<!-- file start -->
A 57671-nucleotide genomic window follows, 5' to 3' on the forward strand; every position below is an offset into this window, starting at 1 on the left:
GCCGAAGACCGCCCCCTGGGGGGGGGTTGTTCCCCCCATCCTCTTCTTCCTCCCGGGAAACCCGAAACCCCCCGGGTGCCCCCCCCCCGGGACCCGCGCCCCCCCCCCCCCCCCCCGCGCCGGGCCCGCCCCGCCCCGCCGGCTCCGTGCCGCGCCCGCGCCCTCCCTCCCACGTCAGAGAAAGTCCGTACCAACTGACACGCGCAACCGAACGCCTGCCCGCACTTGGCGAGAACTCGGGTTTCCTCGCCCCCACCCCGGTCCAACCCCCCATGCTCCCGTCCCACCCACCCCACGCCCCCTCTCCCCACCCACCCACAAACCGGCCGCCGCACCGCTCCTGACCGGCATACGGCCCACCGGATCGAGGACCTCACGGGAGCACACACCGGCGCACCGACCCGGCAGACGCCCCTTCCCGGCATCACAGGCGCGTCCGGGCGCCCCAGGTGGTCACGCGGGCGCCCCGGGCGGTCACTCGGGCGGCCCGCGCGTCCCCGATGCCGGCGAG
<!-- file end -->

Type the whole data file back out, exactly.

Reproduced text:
A 57671-nucleotide genomic window follows, 5' to 3' on the forward strand; every position below is an offset into this window, starting at 1 on the left:
GCCGAAGACCGCCCCCTGGGGGGGGGTTGTTCCCCCCATCCTCTTCTTCCTCCCGGGAAACCCGAAACCCCCCGGGTGCCCCCCCCCCGGGACCCGCGCCCCCCCCCCCCCCCCCCGCGCCGGGCCCGCCCCGCCCCGCCGGCTCCGTGCCGCGCCCGCGCCCTCCCTCCCACGTCAGAGAAAGTCCGTACCAACTGACACGCGCAACCGAACGCCTGCCCGCACTTGGCGAGAACTCGGGTTTCCTCGCCCCCACCCCGGTCCAACCCCCCATGCTCCCGTCCCACCCACCCCACGCCCCCTCTCCCCACCCACCCACAAACCGGCCGCCGCACCGCTCCTGACCGGCATACGGCCCACCGGATCGAGGACCTCACGGGAGCACACACCGGCGCACCGACCCGGCAGACGCCCCTTCCCGGCATCACAGGCGCGTCCGGGCGCCCCAGGTGGTCACGCGGGCGCCCCGGGCGGTCACTCGGGCGGCCCGCGCGTCCCCGATGCCGGCGAG